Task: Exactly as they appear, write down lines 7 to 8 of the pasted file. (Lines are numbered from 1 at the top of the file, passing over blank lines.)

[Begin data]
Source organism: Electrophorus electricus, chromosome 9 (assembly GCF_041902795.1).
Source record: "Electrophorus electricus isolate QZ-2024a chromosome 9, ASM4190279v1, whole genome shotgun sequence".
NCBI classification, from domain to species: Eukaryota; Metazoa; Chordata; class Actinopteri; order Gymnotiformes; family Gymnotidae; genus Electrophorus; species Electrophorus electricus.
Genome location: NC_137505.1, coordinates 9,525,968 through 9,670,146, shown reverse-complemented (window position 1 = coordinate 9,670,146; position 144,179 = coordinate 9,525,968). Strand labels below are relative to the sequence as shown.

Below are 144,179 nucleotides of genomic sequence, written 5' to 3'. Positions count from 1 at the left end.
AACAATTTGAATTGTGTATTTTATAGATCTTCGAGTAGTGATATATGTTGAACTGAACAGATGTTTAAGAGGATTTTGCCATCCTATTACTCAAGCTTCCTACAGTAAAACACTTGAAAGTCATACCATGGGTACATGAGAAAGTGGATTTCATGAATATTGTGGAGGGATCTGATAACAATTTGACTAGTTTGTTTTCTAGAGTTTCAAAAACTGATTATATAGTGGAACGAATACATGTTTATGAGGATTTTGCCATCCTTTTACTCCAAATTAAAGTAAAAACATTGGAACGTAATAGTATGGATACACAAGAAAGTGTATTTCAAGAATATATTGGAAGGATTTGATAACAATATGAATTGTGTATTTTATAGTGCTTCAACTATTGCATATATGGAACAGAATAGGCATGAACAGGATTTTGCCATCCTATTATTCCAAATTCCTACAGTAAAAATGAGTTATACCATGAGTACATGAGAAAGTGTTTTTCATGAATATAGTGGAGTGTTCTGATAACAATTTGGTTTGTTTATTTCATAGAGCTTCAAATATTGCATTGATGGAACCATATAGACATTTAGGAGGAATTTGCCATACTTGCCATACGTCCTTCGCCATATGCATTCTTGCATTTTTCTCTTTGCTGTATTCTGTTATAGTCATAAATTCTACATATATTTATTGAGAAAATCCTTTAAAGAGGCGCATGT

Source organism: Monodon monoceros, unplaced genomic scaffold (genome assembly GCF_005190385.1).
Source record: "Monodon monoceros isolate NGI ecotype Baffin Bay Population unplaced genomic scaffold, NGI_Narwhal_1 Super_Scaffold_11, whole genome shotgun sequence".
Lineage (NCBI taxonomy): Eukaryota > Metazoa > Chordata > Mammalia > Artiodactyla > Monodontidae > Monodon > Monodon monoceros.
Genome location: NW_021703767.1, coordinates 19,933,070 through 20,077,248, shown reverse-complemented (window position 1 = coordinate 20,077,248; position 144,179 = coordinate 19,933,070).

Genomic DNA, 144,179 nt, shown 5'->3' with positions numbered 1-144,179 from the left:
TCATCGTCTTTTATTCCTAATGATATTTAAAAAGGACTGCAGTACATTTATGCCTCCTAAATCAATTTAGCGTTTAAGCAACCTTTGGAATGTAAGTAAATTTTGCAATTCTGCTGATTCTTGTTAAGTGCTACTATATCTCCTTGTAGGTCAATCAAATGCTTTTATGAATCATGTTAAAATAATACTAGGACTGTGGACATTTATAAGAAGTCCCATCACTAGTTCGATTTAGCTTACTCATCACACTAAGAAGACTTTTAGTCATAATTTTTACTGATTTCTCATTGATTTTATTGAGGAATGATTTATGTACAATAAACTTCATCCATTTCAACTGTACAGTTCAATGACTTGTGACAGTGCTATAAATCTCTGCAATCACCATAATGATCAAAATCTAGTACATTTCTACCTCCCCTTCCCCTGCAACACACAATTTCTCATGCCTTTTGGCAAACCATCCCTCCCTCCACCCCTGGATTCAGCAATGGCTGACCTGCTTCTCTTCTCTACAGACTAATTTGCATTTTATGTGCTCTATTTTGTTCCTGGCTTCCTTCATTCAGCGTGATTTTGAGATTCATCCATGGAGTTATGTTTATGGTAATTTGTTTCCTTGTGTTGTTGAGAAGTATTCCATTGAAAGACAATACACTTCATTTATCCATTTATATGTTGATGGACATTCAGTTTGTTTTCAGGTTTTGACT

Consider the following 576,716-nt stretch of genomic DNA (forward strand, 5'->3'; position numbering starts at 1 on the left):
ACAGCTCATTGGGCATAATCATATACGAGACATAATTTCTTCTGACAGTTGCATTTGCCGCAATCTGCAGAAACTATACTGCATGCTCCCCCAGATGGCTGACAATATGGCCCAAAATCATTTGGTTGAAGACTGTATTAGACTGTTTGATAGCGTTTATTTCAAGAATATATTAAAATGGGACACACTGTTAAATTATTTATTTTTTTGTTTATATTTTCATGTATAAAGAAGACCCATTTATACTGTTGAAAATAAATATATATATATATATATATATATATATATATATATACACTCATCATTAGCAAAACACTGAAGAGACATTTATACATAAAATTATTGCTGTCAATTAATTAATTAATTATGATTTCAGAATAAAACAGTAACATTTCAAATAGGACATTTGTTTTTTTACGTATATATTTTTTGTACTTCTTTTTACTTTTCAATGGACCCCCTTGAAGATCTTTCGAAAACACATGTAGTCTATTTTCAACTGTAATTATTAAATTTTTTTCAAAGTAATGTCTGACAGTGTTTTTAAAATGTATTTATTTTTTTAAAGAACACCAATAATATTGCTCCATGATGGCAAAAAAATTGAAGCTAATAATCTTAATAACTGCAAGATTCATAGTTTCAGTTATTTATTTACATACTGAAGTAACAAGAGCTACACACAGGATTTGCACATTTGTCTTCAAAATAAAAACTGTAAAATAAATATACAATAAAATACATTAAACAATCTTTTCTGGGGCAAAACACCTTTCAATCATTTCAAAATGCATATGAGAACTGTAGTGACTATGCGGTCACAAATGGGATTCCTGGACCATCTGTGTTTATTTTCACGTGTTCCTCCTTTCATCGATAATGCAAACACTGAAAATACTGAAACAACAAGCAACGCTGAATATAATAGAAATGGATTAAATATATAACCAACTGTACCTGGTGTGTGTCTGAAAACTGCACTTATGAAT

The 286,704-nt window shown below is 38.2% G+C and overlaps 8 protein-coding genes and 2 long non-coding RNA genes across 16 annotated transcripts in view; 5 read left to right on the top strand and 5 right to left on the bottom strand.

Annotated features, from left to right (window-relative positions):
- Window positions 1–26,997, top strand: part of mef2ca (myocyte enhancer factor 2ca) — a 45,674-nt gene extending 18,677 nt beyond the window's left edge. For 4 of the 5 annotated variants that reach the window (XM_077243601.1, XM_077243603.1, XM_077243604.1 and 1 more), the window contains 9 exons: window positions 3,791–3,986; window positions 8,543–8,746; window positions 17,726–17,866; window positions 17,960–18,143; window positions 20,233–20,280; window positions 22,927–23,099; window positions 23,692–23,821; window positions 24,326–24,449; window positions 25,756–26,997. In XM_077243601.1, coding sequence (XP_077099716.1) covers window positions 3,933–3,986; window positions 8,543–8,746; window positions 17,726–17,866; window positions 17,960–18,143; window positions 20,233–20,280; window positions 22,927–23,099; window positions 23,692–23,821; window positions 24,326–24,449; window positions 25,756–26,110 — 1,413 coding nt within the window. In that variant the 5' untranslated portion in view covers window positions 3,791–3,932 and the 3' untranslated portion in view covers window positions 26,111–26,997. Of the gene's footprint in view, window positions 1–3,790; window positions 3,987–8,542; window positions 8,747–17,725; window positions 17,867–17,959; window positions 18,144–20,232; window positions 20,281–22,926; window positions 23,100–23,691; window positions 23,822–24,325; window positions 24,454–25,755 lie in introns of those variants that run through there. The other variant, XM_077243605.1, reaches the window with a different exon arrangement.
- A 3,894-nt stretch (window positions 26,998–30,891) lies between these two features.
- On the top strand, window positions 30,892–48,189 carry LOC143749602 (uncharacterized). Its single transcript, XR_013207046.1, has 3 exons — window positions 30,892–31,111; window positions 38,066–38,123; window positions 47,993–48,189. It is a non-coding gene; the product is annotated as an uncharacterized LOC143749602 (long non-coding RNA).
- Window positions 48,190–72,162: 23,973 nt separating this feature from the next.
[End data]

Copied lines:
Source organism: Monodon monoceros, unplaced genomic scaffold (genome assembly GCF_005190385.1).
Source record: "Monodon monoceros isolate NGI ecotype Baffin Bay Population unplaced genomic scaffold, NGI_Narwhal_1 Super_Scaffold_11, whole genome shotgun sequence".